The Hatcher Mountain Fire in Sevier County, also known as the Indigo Lane Fire and the Wears Valley Fire, was not the only fire burning in Tennessee this Spring.

The Millstone Gap Fire, also known as the Dupont Fire and the Seymour Fire, started just one day after the Hatcher Mountain Fire on the Sevier-Blount County line, while the East Douglas Lane Fire burned nearly 500 acres in Campbell County the same week.

The fire ignited in a nearby area off of Millstone Gap Road, and crews allowed it to grow to nearly 1,000 acres due to the fact that it was spreading into rough terrain that was difficult for firefighters to access.

A third fire, the East Douglas Lane Fire in Campbell County, also burned nearly 500 acres the same week.

The New History of Wildfires in Tennessee

Sevier County was also the site of one of the worst natural disasters in Tennessee state history, the 2016 Great Smoky Mountains wildfires, also known as the Gatlinburg Wildfires. That complex of wildfires burned more than 10,000 acres and claimed 14 lives.

A federal lawsuit was filed against the Great Smoky Mountains National Park over the largest of that complex of wildfires, the Chimney Tops 2 Fire, on behalf of victims who sought damages for the park’s failure to contain the fire within its perimeter.

The federal government fought to dismiss any lawsuits by Sevier County residents attempting to hold the Federal Parks responsible for the wildfires, and in February 2022 the Gatlinburg wildfire lawsuit was partially dismissed by U.S. District Court Judge Ronnie Greer.

Sevier County residents are currently appealing the decision to dismiss the lawsuit.

Our Tennessee Fire Lawyers Can Get You Compensation for Damages From the Hatcher Mountain Fire and Millstone Gap Fire

If you or a loved one have experienced a Hatcher Mountain Fire or Millstone Gap Fire evacuation — or property damage or loss, an injury, hospitalization, wrongful death, psychological trauma, or other long-term health issue caused by these or other Tennessee wildfires — the competent fire attorneys at Singleton Schreiber can help you recover the fair and full compensation you need to move forward with your life.

If You Have Experienced Any of the Following, You May Be Eligible for Hatcher Mountain Fire Compensation:

  • Expensive Evacuation
  • Wrongful Death from Fire or Smoke
  • Hospitalization
  • Serious Burns
  • Other Serious Personal Injury
  • Long-Term Health Effects
  • Psychological Impact
  • Home Loss
  • Structure Loss
  • Damage to Animals/Pets
  • Damage to Timber/Trees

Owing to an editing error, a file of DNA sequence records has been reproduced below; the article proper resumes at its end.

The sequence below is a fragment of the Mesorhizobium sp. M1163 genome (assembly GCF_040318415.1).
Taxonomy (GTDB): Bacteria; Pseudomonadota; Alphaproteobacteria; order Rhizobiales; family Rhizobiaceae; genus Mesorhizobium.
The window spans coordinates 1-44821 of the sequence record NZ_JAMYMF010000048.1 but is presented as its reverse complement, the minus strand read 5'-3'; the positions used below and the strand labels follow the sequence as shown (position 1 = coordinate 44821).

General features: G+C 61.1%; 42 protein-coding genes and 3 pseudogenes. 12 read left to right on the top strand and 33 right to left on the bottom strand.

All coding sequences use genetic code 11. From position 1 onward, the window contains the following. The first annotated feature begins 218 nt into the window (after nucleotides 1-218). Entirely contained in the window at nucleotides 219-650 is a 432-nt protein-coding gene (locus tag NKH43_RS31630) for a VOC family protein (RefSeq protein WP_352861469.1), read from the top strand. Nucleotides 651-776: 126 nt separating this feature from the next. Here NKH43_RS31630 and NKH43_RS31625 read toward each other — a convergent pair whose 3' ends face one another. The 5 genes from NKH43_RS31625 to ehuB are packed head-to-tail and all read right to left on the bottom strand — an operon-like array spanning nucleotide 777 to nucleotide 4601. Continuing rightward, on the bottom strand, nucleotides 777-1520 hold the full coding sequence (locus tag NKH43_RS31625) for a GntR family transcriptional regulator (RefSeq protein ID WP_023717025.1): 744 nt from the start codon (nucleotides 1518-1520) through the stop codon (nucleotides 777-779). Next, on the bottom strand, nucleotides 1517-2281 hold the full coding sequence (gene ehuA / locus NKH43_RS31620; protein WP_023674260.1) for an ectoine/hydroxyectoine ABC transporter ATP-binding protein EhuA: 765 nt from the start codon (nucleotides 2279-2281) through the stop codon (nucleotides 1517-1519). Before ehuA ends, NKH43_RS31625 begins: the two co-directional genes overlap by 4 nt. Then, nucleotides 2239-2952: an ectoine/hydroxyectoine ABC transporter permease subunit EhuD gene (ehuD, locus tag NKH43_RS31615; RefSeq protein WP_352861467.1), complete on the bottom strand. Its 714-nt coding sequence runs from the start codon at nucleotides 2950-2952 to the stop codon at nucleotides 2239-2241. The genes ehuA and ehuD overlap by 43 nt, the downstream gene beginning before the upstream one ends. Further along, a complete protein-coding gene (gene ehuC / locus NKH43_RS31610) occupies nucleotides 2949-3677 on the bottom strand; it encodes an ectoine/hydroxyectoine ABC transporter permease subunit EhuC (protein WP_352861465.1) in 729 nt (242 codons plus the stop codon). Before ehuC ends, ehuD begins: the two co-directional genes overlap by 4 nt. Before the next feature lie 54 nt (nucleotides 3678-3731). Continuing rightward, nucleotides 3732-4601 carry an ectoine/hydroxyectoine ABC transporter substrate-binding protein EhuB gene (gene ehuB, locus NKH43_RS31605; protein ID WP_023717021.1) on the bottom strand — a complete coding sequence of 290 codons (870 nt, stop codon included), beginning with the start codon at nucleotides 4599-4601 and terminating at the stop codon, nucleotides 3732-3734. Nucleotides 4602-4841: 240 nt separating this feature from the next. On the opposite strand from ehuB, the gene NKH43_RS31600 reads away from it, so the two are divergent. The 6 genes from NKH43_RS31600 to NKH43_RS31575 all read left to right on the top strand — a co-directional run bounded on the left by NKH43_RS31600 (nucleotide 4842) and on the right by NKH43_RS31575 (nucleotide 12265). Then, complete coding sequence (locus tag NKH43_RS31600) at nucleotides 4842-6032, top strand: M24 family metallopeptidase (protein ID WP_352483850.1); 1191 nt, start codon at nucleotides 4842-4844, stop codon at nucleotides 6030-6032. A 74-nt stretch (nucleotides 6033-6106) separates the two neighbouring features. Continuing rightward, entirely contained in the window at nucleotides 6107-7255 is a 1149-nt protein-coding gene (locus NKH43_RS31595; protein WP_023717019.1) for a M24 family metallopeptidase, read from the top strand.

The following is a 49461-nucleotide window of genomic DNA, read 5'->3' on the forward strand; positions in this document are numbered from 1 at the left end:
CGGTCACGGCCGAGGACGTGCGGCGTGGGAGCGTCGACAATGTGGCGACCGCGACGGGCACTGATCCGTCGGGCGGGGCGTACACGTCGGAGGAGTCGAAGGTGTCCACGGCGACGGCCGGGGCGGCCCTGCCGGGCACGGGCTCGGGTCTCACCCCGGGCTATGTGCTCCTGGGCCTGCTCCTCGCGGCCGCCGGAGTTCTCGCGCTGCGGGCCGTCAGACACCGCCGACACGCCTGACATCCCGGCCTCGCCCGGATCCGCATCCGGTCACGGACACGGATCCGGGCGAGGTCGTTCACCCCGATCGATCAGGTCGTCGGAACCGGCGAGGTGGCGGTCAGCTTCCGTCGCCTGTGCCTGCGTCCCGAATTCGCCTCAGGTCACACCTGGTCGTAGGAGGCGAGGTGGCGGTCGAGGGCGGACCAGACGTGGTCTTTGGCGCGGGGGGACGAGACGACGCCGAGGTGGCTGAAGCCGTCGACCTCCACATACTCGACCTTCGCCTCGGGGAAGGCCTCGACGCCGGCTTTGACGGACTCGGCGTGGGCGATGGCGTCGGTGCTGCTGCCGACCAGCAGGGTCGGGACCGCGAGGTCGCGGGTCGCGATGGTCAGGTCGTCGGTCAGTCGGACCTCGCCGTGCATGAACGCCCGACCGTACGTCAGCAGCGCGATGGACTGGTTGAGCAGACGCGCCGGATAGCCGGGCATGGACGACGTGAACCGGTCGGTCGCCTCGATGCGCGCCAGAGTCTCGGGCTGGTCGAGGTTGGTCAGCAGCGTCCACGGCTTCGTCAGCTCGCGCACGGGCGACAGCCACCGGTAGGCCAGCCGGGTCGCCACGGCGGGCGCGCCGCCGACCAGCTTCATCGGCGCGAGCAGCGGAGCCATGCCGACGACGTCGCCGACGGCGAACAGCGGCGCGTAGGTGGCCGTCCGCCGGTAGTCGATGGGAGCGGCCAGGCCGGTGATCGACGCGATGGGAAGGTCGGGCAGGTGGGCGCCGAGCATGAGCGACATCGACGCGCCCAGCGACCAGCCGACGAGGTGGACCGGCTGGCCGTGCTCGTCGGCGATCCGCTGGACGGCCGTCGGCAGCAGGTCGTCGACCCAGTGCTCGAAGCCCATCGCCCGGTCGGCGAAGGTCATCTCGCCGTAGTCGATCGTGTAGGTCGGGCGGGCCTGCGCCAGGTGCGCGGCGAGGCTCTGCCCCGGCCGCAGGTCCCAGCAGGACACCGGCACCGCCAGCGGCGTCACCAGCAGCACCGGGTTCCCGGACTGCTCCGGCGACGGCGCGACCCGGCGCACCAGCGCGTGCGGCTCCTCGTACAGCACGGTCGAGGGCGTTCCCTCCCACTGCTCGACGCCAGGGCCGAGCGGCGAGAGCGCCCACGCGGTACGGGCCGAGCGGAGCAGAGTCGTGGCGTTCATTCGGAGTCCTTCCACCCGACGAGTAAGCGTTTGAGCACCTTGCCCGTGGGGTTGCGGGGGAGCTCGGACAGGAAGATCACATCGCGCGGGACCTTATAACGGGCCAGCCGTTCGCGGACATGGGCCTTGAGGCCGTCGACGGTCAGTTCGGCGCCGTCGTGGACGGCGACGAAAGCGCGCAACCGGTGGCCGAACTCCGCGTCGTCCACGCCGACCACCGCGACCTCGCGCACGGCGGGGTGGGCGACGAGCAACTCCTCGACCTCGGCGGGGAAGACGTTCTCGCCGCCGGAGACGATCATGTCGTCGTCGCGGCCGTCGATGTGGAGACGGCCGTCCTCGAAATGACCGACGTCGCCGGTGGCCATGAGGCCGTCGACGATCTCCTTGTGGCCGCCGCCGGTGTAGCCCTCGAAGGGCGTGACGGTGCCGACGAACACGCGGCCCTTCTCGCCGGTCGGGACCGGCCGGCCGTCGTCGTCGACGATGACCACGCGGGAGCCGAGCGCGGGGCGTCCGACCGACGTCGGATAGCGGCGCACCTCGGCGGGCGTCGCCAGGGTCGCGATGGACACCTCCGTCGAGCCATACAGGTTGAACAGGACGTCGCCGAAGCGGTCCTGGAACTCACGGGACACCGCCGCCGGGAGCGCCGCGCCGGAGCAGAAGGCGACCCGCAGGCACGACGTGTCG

• Erosion
  • Vegetation Loss
  • Damage to Landscaping
  • Significant Property Damage
  • Economic Loss
  • Agriculture Loss
  • Damage to Infrastructure
  • Business Loss
  • Business Interruption
  • Smoke Damage
  • Damage from Soot & Ash
  • Underinsured Property
  • FEMA Assistance
  • Utility & Other Service Interruptions
  • Housing Market Impacts

Frequently Asked Questions

The Coastal Fire burned 200 acres in Laguna Niguel and Laguna Beach on May 11, tearing up coastal hillsides in Aliso Canyon before crews could respond. Less than a week later, the fire was 90% contained and the total acres burned remained at 200.

Two firefighters were briefly hospitalized with injuries sustained fighting the blaze but released the same day. The fire destroyed and damaged dozens of coastal mansions in one of the most expensive neighborhoods in California and forced the evacuation of about 900 homes.

Six days after the fire started, 30 homes on Coronado Pointe remain under mandatory evacuation.

At least 20 homes were destroyed and 11 more damaged in the Coastal Fire in Laguna Niguel and Laguna Beach. The neighborhood that was affected includes some of the priciest residential real estate in California.

The official cause of the Coastal Fire is under investigation, but Southern California Edison (SCE) disclosed to state utility regulators that unspecified electrical “circuit activity” occurred near Laguna Niguel at the time the wildfire sparked.

Southern California Edison (SCE) disclosed to state utility regulators that unspecified electrical “circuit activity” occurred near Laguna Niguel at the time the wildfire sparked.

SCE said they notified the California Public Utilities Commission (PUC) “out of an abundance of caution” in the e-mailed letter to the agency, due to the fact that the incident could meet reporting requirements.

In the e-mail to the PUC, the utility company said “Our information reflects circuit activity occurring close in time to the reported time of the fire. Our investigation is ongoing.”

The blaze broke out in Aliso Canyon, near the South Orange County Wastewater Authority treatment plant.

Six days after the Coastal Fire started, it was 90% contained and remained at 200 acres burned.

A potential Coastal Fire lawsuit against SCE could hinge on the results of pending investigations into the cause of the Orange County fire, but If you or a loved one were affected by the Coastal Fire, an experienced wildfire attorney is essential to understand your legal options.

Homeowners may have valid legal claims to substantial compensation for property damage and property loss caused by the Coastal Fire in Laguna Niguel and Laguna Beach.

Even with insurance, you should contact Singleton Schreiber to make sure you receive the maximum compensation from this incident so that you can rebuild your life.

Although there will be dozens of individuals who suffer damages, as a firm we handle each case individually. Our goal is to recover the maximum amount of legal damages for each individual based on their unique losses. That can range from tens of thousands of dollars to tens of millions.

SCE has millions available in insurance funds and can borrow more money in order to pay all damages caused if their equipment is responsible for this fire. 

If you have experienced injuries, property damage, or property loss caused by the Coastal Fire, the experienced wildfire attorneys at Singleton Schreiber will help you recover the fair and full compensation you need to move forward with your life.

Schedule your free claim evaluation and find your Coastal Fire lawyer today.